While I enjoyed living in Ithaca, a small college town for four years during college, I always assumed I would return to live in a large city following graduation and then eventually decamp for the suburbs. And while I did spend three years living in New York City for graduate school, I unexpectedly returned to Ithaca after PT school when my husband got a job at our undergraduate alma mater.
Although I never expected to be back in Upstate New York, I've relished living here (again) for the past three years and getting to know the town as an adult. I’ve also realized how great it is to be a new grad PT working in a small town setting, especially after growing up and holding internships in a large metropolitan area with millions of residents in close proximity.
With a booming university, nearby hospital, and restaurants galore, I live in a county that is part college town and part farm country. According to the United States Census Bureau, urban areas have over 50,000 people, urban clusters contain between 2,500 and 50,000, and rural areas encompass everywhere else. The census delineates the county in which I live and work as 43.3% rural, with about 210 residents per square mile.
Ithaca’s main hubs are the 4,800-acre Cornell University surrounded by Collegetown, a neighborhood densely packed with students crammed into apartment complexes and houses, a downtown cluster of restaurants and stores, and Ithaca College. Drive 10 minutes in any direction, however, and you’ll find yourself surrounded by immense fields and dairy farms. Twice a week, I drive 12 miles east to work in the town neighboring Ithaca, and I often marvel at how few people and how much space lie between the two towns. If you were to drive 12 miles east of my hometown in New Jersey, you would end up in one of the largest cities in the world.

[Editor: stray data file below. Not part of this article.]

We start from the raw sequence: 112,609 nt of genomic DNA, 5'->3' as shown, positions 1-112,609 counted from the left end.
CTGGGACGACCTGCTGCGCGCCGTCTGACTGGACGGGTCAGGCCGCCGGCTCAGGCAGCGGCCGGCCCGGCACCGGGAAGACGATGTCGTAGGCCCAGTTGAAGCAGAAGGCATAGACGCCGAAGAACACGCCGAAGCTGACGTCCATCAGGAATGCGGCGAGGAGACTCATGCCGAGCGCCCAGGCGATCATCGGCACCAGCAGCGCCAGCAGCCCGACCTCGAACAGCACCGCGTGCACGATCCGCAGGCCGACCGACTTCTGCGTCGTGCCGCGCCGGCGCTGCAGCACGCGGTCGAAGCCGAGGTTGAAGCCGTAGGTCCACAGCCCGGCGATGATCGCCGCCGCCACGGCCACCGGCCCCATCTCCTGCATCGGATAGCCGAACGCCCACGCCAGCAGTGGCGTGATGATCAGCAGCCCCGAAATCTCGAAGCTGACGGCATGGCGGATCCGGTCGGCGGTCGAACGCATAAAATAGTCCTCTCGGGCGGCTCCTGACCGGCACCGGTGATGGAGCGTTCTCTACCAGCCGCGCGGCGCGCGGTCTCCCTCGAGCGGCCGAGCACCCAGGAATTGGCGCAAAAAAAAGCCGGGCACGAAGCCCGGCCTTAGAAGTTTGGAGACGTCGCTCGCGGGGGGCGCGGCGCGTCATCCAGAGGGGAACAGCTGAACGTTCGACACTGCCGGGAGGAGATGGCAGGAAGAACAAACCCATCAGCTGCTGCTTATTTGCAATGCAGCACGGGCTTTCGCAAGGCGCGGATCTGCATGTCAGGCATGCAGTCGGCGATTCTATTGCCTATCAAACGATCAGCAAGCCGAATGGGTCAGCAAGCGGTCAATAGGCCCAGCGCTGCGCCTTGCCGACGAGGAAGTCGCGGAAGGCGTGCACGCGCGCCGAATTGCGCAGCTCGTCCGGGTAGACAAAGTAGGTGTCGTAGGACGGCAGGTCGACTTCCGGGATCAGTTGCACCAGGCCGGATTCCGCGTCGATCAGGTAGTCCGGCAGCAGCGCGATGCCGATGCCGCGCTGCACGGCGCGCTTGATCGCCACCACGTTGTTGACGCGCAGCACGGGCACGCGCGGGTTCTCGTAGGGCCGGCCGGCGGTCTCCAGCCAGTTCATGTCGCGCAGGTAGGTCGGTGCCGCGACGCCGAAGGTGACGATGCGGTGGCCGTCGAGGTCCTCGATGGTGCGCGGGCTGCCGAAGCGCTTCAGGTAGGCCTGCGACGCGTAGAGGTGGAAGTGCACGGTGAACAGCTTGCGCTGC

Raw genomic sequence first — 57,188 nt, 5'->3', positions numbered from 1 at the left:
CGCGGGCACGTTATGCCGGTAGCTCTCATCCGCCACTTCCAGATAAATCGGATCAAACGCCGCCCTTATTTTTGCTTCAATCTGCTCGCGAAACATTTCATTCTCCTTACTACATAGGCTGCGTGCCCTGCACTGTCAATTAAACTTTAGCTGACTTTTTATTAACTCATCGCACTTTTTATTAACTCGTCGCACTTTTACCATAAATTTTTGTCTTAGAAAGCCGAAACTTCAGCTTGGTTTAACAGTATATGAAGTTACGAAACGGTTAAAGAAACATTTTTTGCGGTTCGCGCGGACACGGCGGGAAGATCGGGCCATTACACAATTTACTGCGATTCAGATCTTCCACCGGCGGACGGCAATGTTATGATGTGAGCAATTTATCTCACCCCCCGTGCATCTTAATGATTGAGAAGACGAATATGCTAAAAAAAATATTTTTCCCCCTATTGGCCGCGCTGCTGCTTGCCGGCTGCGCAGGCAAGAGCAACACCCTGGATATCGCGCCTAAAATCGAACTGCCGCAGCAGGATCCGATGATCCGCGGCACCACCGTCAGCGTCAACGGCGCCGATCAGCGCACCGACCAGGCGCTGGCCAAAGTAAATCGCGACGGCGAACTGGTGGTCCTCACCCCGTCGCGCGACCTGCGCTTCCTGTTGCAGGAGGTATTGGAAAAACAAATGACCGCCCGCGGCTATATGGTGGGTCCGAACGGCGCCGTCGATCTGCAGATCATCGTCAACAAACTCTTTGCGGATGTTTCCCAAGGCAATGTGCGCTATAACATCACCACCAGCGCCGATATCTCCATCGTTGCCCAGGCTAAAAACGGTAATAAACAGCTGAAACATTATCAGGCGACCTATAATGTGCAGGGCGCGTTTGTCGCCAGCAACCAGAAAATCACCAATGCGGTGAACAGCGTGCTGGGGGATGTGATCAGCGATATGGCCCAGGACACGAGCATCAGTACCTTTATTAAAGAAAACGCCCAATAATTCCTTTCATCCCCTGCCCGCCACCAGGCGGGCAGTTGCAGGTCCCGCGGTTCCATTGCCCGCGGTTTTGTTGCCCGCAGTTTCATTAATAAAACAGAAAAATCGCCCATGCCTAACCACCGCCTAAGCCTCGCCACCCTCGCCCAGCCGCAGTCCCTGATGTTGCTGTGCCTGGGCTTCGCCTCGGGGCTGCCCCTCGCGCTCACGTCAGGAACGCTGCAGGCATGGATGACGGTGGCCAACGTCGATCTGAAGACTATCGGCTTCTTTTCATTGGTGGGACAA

The relatively small population means that most people seem to know or know of each other, and that it is hard to stay anonymous. When you mention a road you commute on or a store you’ve visited, you can be sure your conversation partner knows exactly what you’re referring to. On a recent trip to a popular ice cream shop, I counted four former patients in the approximately 20 minutes we were inside.
Although working in a small town may not fulfill every new graduate’s fantasy for starting a career, I have found the setting to be a great place to work as a new grad physical therapist.
So what makes working in this setting so great?
You see EVERYTHING.
Even before PT school, I knew I wanted to work in outpatient orthopedics. I enjoyed my pediatrics and neuro classes, but didn’t always see how practical those classes would be for my future career. I considered those courses as subjects that would one day appear on the Boards. However, in the county where I practice, there are no pediatric or neuro physical therapy clinics. This means I treat seven-year-olds with ankle sprains and 70-year-olds post-CVA. I have to be ready to treat almost anyone who comes in and falls within my scope of practice, since there often isn’t anyone more specialized around. This has kept me current on a lot more of what I learned in school than I ever expected.